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Based on statistics from the National Institutes of Health, out of every 1,000 children in the United States, 2 to 3 are born deaf or with impaired hearing. Childhood hearing loss may be brought on by developmental abnormalities in the ear, by a middle ear infection called otitis media, by injury or loud noises, or by illnesses such as measles, meningitis, or chickenpox. Whatever the cause, testing hearing early is key, because the sooner any hearing problems are detected, the better the child’s chances of attaining their full educational and developmental potential.

Fortunately, there are a number of indications of possible hearing loss that you, as a parent, can watch for. In babies, such signs include the child failing to be startled by loud noises, turning his or her head when he sees you but not when you call his or her name, not turning toward the source of a sound after the age of 6 months, or seeming to hear some sounds, but not others.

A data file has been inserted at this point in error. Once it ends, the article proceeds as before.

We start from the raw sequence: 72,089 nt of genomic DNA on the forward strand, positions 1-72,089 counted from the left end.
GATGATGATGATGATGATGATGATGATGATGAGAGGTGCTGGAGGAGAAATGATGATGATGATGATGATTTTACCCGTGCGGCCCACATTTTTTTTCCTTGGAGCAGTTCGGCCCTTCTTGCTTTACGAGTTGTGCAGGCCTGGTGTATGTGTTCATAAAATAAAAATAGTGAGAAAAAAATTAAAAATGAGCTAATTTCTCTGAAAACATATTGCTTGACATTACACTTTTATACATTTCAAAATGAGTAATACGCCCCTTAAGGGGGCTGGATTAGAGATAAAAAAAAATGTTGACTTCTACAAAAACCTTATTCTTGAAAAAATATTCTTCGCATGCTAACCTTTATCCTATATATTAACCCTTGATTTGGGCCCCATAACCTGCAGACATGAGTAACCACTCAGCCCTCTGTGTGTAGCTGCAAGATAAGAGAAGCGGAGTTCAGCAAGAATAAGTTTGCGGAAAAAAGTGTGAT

Otitis media will often cause children to complain of ear pain, but other signs to look for are pulling at or rubbing the ears, failing to understand instructions or increasing the TV volume. Other warning signs are if your child uses the words “huh?” or “what?” many times a day, has difficulty locating the source of sounds, or watches people’s faces carefully as they are speaking. Hearing loss is a serious concern. Even mild hearing loss can lead to delays in language and speech development and manifest in poor school performance.

To aid in early detection, many states have mandatory early hearing screenings. These are painless tests often performed at the hospital after birth or in public schools. Children are never too young to have their hearing tested, because the sooner hearing problems are identified, the sooner they can be corrected. So give us a call. We’d be happy to schedule a hearing screening for your child or children and to help if any hearing problems are found.